Even if she was to limit the trial to just the tower’s military personnel there would be similar issues. A trial would only serve to weaken, not just Welsley’s control of her tower but the Council of Light’s dominance over the entire realm. The tower cities worked only because the Goddess’ authority was absolute and never questioned.

She couldn’t just ignore it. That route had similar issues to it. Ignoring the conspiracy would just tell the remaining conspirators that they could get away with attacks on a Guiding Light. They would never be able to move on, there would be a constant battle for control until one side was destroyed. Any display of weakness shown by her could shatter the society built by generations of the faithful.

Welsley would need to deal with the situation decisively and on her own.

Welsley sighed. She had been doing that a lot since the leaders of the would-be rebellion had been taken into custody.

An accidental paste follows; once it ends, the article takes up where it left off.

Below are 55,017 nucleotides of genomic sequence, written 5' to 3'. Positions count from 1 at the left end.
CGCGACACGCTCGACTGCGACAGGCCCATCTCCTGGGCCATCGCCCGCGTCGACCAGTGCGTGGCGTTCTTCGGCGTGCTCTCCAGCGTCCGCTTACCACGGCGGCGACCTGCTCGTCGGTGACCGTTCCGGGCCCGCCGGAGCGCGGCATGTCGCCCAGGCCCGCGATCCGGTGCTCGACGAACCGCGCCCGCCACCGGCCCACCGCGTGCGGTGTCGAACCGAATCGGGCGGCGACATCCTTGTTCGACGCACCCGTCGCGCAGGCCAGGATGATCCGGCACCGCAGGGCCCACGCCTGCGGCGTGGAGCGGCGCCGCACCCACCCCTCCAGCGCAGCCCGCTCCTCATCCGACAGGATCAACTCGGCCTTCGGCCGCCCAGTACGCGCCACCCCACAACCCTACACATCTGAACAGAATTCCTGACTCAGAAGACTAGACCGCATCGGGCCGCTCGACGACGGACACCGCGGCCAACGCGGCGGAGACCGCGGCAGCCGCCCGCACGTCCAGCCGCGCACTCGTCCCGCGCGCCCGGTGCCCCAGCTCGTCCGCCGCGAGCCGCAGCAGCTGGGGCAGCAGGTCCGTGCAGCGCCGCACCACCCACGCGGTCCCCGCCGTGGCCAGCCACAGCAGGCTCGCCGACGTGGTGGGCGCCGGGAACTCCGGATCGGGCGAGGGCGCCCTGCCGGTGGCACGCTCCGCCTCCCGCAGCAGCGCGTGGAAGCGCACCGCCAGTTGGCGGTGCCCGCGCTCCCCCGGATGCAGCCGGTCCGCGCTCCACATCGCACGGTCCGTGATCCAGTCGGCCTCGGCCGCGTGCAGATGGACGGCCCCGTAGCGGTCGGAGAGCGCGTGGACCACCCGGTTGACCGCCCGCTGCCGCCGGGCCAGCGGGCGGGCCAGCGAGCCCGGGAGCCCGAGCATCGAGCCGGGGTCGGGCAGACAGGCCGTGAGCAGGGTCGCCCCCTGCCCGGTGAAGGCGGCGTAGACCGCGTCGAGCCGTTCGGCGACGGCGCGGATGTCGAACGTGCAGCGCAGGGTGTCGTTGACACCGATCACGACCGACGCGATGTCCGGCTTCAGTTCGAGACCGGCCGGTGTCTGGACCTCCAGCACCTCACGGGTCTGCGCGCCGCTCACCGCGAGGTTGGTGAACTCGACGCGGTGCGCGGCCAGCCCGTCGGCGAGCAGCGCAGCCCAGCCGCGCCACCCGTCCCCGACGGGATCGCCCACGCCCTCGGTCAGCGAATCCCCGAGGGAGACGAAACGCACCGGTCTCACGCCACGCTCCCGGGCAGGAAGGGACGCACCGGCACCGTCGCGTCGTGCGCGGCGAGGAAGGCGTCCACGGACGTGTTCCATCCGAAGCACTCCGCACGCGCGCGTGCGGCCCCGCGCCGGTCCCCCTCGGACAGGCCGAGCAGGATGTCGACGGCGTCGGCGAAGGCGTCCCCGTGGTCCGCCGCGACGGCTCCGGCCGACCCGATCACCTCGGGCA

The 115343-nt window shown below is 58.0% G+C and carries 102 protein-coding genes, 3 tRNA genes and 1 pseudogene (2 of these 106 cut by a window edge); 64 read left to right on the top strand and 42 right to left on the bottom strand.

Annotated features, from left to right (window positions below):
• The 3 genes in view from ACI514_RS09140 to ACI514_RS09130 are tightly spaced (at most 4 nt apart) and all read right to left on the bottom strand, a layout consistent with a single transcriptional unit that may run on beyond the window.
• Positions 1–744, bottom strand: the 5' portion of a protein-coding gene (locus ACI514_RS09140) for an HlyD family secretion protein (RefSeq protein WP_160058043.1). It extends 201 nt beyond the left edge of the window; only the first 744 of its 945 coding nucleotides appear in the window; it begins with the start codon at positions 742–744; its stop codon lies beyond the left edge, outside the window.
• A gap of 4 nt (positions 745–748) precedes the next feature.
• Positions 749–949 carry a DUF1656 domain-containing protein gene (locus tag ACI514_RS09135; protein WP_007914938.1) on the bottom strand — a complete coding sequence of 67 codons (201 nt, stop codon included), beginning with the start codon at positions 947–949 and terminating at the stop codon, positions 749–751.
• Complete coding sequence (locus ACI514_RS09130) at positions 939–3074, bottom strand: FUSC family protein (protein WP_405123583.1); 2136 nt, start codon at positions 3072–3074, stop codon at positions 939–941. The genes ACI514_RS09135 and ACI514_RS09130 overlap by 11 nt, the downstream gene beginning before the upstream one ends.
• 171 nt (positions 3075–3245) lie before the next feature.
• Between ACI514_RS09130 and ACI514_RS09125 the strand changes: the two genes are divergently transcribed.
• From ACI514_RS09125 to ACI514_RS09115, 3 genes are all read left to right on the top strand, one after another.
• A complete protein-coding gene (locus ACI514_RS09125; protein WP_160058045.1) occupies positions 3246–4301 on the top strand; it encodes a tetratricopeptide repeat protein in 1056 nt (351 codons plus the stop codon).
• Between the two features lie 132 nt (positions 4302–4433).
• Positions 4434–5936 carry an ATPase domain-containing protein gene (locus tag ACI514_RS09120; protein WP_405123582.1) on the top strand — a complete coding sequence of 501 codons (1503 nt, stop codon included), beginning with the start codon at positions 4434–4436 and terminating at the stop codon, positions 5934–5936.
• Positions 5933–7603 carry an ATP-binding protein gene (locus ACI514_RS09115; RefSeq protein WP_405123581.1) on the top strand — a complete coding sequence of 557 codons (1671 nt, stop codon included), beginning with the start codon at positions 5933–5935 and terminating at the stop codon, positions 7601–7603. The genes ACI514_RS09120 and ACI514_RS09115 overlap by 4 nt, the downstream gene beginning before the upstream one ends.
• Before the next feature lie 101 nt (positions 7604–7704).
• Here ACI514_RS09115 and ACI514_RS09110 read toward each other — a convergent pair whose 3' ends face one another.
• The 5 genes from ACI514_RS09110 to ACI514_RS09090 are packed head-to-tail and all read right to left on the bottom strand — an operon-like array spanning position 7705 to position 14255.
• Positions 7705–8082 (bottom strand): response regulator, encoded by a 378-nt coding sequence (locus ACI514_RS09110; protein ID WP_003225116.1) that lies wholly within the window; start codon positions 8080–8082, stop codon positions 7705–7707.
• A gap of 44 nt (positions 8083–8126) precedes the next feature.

She needed peace within her tower. She needed unity, brotherhood, and trust among the people who served her. She needed to be able to focus her attention on the threat presented by the Ruined Tower and its mistress. She needed the tower to work as a single unit focused on the security of the tower cities and their people.

But they had tried to kill her and that was difficult to forgive.

The temptation to use her position for vengeance was almost overwhelming. It wouldn’t just be her lashing out at people who attacked her, it would bring a sense of security to her, for a short time. An execution, public or otherwise, would create martyrs and set up another wave of revolt among the family. It was only a matter of time before the traitorous acts spilled over into the other towers.

That couldn’t be allowed to happen. A deal would need to be struck.

Welsley sighed.

“Where do we go from here?” Welsley asked the men around her. She looked over the six conspirators that sat across the table from her. To either side of her sat Samuel and Daniel, Dahren and a handful of his men guarded the room. Welsley was not willing to have anymore of the tower’s soldiers hear what was about to be discussed than was necessary.

“We’ve agreed to your terms,” the eldest of the men across from her answered. “We exchange our freedom, even our lives, for that of our kin. We accept whatever consequences our actions bring. We are at your mercy.”